The most important question for guitar players of all levels
By René Kerkdyk
While learning any instrument you reach certain levels of skills. The relevant skills usually start quite low and with practice and guidance they increase. When I started playing the guitar I wanted to play songs and make cool noises NOW. And due to not being able to do that at that time I grew frustrated. What I did not know was that there are several things I could do to make the learning progression faster.
Today we will inspect one question that will help you get greater results out of your practice time regardless of the level of your skills.
There exists one question that is relevant to beginner players, to intermediate students and to advanced players. This question is this:
What do you think about while doing what you are doing?
Here are three ways how this question might help you:
a) If you can’t answer that question now you will start to pay attention to your processes of thinking while playing. This awareness will help you spot your problems and will most likely help you solve those problems.
b) If you can answer it clearly and decisively you know what you should practice next. By spending time practicing the thing that preoccupies your mind while playing you lay the foundation to automate that process and free your mind while playing.
c) If you are totally clueless this question will lead to yourself asking questions about the process of playing guitar and breaking the process down to it’s component skills. This will lead to valuable follow up questions like: What should I be thinking about? And: What (exactly) do I want to learn?
To see that this tool is really that helpful let’s look at three players at different levels.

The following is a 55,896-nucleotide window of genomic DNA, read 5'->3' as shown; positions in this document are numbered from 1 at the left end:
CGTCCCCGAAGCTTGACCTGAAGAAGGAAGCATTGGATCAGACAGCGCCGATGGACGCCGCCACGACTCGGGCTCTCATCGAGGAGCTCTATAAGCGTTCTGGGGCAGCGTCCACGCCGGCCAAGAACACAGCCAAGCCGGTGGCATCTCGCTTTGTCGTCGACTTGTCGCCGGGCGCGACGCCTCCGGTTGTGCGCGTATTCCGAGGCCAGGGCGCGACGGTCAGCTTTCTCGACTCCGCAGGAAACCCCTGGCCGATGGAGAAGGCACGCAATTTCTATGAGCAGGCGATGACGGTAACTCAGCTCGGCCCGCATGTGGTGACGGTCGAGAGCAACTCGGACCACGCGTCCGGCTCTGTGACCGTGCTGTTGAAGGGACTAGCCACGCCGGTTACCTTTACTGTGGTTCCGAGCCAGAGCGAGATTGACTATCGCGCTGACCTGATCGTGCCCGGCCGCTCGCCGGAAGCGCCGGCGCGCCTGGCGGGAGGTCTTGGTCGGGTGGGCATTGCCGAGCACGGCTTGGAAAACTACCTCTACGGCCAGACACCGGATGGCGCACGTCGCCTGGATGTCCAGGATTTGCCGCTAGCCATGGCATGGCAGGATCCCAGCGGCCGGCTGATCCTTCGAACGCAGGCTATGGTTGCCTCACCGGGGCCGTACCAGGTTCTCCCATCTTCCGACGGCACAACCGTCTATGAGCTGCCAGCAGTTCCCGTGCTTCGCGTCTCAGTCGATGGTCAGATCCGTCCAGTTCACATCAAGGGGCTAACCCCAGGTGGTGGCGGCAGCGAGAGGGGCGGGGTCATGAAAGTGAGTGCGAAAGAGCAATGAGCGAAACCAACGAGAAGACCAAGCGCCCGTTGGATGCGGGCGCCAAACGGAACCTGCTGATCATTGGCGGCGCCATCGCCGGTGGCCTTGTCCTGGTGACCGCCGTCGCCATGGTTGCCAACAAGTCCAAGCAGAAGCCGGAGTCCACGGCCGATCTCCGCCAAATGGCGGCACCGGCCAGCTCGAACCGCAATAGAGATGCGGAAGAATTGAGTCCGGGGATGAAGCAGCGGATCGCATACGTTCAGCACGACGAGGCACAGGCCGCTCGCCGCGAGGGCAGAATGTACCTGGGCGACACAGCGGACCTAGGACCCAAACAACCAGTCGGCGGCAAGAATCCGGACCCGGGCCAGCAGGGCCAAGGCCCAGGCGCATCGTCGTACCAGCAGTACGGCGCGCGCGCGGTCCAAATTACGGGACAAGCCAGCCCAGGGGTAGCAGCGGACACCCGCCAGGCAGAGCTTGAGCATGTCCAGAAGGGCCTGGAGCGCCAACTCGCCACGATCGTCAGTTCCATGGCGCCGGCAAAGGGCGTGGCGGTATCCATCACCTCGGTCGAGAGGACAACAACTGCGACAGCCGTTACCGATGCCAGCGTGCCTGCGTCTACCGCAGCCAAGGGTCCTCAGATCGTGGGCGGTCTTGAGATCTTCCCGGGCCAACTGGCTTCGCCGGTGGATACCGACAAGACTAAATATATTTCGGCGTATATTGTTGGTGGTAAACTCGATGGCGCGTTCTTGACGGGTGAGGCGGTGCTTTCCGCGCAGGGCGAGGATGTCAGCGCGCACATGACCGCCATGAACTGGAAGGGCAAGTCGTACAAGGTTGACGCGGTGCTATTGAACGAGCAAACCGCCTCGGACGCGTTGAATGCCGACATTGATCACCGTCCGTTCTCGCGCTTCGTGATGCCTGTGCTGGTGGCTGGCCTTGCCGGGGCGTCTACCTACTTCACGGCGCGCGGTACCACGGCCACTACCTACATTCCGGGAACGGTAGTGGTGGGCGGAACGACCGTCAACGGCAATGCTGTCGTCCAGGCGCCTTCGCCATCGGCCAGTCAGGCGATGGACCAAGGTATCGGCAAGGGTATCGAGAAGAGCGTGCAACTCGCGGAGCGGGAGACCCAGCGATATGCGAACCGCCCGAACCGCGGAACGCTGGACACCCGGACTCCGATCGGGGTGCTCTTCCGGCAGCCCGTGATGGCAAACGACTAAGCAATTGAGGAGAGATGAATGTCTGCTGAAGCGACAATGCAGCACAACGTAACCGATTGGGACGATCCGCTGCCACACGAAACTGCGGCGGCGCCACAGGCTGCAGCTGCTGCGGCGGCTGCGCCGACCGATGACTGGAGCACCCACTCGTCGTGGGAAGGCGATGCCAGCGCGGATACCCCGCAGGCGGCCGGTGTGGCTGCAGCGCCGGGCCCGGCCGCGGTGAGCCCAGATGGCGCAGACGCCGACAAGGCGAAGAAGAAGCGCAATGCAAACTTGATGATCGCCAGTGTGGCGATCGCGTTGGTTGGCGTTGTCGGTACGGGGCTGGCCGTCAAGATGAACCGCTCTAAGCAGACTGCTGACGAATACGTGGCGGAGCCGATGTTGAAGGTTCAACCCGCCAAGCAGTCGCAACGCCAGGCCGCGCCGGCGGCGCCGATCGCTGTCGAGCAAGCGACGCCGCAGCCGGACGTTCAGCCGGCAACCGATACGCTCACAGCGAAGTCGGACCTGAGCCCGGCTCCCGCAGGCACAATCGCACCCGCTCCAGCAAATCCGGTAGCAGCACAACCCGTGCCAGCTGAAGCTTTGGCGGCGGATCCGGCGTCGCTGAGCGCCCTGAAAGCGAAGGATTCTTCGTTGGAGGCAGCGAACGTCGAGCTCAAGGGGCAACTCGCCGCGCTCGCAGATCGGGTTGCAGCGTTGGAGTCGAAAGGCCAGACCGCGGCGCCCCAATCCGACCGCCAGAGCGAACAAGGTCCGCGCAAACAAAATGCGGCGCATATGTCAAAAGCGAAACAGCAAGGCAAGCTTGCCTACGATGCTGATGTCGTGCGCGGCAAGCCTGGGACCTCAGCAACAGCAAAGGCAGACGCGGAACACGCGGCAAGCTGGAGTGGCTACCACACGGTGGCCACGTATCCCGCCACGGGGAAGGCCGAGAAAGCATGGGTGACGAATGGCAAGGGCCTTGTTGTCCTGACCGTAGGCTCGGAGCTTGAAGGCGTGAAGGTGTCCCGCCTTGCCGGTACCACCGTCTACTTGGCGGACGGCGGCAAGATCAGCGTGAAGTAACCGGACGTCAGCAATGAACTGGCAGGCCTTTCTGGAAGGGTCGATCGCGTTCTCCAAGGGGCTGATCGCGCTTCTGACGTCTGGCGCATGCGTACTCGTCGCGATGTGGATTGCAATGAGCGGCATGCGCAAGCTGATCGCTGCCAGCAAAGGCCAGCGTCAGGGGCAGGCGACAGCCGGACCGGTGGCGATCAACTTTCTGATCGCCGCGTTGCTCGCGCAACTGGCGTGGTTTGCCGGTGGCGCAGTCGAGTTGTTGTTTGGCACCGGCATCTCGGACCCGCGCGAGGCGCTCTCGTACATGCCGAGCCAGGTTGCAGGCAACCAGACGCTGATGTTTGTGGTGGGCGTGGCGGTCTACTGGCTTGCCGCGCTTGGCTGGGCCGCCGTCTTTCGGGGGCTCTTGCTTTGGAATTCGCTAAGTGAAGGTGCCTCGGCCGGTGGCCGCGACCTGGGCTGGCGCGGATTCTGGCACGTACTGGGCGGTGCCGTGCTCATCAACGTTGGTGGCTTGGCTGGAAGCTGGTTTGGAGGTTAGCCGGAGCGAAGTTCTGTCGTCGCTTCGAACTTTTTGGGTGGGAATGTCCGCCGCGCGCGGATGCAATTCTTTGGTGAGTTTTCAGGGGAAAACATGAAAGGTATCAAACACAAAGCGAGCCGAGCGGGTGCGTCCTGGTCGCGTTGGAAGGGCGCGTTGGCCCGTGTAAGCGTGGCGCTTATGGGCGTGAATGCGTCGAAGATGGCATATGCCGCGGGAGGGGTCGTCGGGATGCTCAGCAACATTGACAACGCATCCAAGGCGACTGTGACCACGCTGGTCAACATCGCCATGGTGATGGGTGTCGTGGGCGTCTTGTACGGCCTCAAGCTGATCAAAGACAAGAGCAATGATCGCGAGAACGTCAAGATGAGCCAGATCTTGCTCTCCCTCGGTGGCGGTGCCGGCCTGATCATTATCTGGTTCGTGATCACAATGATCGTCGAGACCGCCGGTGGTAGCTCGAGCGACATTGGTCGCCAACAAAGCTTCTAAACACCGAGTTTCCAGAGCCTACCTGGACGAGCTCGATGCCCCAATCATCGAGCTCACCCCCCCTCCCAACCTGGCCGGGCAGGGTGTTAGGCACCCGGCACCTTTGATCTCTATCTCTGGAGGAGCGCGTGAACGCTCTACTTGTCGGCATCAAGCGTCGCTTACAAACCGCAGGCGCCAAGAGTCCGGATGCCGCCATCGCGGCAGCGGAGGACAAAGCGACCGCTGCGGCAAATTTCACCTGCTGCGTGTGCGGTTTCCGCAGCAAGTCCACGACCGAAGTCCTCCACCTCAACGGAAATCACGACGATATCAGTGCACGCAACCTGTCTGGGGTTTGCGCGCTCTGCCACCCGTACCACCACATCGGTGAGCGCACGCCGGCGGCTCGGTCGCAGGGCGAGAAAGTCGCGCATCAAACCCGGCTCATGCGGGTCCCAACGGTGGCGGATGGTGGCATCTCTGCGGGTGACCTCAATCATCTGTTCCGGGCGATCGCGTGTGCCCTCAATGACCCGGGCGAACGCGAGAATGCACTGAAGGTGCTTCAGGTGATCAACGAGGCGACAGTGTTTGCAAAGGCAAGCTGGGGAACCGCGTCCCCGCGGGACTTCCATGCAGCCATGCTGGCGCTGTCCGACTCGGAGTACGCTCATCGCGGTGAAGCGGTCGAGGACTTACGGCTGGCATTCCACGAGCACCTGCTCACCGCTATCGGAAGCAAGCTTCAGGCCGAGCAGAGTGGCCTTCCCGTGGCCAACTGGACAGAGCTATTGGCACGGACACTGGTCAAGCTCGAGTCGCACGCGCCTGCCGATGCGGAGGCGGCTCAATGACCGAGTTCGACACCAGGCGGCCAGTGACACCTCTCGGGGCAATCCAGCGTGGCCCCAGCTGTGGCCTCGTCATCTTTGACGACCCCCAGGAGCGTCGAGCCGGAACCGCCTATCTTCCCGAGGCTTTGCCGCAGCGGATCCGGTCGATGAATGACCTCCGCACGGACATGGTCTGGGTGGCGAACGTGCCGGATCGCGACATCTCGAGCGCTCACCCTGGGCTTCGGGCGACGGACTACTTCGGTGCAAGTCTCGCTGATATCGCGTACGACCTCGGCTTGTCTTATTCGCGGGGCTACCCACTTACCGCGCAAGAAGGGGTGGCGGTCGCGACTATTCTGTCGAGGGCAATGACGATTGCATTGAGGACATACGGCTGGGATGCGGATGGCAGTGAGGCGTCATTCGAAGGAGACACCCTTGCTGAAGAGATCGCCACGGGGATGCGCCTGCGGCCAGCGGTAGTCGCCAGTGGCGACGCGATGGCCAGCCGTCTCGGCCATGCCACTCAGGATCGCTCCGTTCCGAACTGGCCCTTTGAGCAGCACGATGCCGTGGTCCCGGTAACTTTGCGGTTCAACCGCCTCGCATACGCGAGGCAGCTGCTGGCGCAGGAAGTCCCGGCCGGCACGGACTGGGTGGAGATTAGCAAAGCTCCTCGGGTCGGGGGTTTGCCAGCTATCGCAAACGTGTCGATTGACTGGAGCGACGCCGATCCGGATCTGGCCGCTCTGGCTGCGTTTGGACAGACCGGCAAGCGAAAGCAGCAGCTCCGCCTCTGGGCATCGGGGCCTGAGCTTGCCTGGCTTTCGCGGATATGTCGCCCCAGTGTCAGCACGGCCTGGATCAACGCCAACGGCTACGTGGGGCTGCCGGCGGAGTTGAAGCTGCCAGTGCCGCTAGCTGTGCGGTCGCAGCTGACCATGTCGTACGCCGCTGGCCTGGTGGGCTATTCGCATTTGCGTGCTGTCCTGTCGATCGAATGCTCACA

She already knows how to play some songs, is able to play some licks and string them together to a solo. While improvising about a backing track she stumbles upon a nice melody. Trying to repeat the melody as it is over the next chord leaves her unhappy because the melody does not at all sound like it did on the previous chord. She asks herself: What am I thinking about? And finds that she is puzzled that the same melody sounds different over different chords. She decides to analyze the notes in the melody and finds that the final note is part of the first chord but is a half step away from a note in the second chord. Now that she has a guess where the problem lies she changes the final note over the second chord and finds the melody to be much more to her liking.
He is learning chords and has problems keeping the time when a certain chord change happens. Asking himself what he is thinking about he notices that he is having difficulties mainly with one change. He invests time to practice that change in isolation and then apply it in the chord progression again. He is doing much better the second time.
He has no idea about playing the guitar. He stares at the frets and has no ideas what to do. His thinking might sound like this (if it were verbalized): I’ve seen people move their right hand up and down hitting the strings (I can do that) and the left hand is grabbing the strings. Where should I be putting my left hand? - This process can be frustrating and to know what he is struggling with could help him find a solution for it much quicker and simpler than using a try-and-error approach.
I hope you will get much out of this question and progress fast in your guitar playing. Have fun!
This article was written by René Kerkdyk. He is a guitar teacher in his own guitar school Rock Gitarre Hildesheim in Germany and loves to help people reach their guitar playing goals.